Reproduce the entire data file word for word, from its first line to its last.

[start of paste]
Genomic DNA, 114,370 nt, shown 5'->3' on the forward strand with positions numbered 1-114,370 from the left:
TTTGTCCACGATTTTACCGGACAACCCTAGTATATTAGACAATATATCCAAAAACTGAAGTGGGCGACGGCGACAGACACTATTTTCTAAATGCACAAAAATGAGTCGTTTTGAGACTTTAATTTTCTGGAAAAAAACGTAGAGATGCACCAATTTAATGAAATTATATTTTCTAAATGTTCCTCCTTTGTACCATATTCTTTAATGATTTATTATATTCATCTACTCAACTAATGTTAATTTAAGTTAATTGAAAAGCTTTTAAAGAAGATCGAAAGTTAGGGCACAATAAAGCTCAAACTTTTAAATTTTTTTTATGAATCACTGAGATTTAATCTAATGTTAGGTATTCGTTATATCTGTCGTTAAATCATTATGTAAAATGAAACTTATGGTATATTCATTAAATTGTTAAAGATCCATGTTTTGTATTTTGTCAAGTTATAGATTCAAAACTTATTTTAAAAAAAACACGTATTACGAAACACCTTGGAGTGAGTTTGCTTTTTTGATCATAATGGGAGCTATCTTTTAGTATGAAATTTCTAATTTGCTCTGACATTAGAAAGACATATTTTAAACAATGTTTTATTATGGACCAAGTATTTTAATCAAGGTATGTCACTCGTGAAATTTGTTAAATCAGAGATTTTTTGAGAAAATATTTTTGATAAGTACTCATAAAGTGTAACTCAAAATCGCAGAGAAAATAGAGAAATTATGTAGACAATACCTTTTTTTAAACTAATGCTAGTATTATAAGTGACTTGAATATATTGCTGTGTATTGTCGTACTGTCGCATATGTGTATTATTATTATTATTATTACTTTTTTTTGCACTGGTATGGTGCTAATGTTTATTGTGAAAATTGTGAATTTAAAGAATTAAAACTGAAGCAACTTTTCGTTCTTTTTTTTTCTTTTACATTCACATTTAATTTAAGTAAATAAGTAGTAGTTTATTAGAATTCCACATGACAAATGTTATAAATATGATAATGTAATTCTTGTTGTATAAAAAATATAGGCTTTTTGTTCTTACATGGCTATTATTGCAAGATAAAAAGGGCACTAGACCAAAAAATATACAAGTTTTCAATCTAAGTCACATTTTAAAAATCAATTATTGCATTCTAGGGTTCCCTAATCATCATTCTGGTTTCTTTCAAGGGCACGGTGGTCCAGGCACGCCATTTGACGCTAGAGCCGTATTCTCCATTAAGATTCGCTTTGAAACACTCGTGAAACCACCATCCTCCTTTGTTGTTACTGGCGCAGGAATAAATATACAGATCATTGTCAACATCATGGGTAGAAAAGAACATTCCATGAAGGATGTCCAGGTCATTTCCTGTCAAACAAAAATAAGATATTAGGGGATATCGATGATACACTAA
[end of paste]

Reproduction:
Genomic DNA, 114,370 nt, shown 5'->3' on the forward strand with positions numbered 1-114,370 from the left:
TTTGTCCACGATTTTACCGGACAACCCTAGTATATTAGACAATATATCCAAAAACTGAAGTGGGCGACGGCGACAGACACTATTTTCTAAATGCACAAAAATGAGTCGTTTTGAGACTTTAATTTTCTGGAAAAAAACGTAGAGATGCACCAATTTAATGAAATTATATTTTCTAAATGTTCCTCCTTTGTACCATATTCTTTAATGATTTATTATATTCATCTACTCAACTAATGTTAATTTAAGTTAATTGAAAAGCTTTTAAAGAAGATCGAAAGTTAGGGCACAATAAAGCTCAAACTTTTAAATTTTTTTTATGAATCACTGAGATTTAATCTAATGTTAGGTATTCGTTATATCTGTCGTTAAATCATTATGTAAAATGAAACTTATGGTATATTCATTAAATTGTTAAAGATCCATGTTTTGTATTTTGTCAAGTTATAGATTCAAAACTTATTTTAAAAAAAACACGTATTACGAAACACCTTGGAGTGAGTTTGCTTTTTTGATCATAATGGGAGCTATCTTTTAGTATGAAATTTCTAATTTGCTCTGACATTAGAAAGACATATTTTAAACAATGTTTTATTATGGACCAAGTATTTTAATCAAGGTATGTCACTCGTGAAATTTGTTAAATCAGAGATTTTTTGAGAAAATATTTTTGATAAGTACTCATAAAGTGTAACTCAAAATCGCAGAGAAAATAGAGAAATTATGTAGACAATACCTTTTTTTAAACTAATGCTAGTATTATAAGTGACTTGAATATATTGCTGTGTATTGTCGTACTGTCGCATATGTGTATTATTATTATTATTATTACTTTTTTTTGCACTGGTATGGTGCTAATGTTTATTGTGAAAATTGTGAATTTAAAGAATTAAAACTGAAGCAACTTTTCGTTCTTTTTTTTTCTTTTACATTCACATTTAATTTAAGTAAATAAGTAGTAGTTTATTAGAATTCCACATGACAAATGTTATAAATATGATAATGTAATTCTTGTTGTATAAAAAATATAGGCTTTTTGTTCTTACATGGCTATTATTGCAAGATAAAAAGGGCACTAGACCAAAAAATATACAAGTTTTCAATCTAAGTCACATTTTAAAAATCAATTATTGCATTCTAGGGTTCCCTAATCATCATTCTGGTTTCTTTCAAGGGCACGGTGGTCCAGGCACGCCATTTGACGCTAGAGCCGTATTCTCCATTAAGATTCGCTTTGAAACACTCGTGAAACCACCATCCTCCTTTGTTGTTACTGGCGCAGGAATAAATATACAGATCATTGTCAACATCATGGGTAGAAAAGAACATTCCATGAAGGATGTCCAGGTCATTTCCTGTCAAACAAAAATAAGATATTAGGGGATATCGATGATACACTAA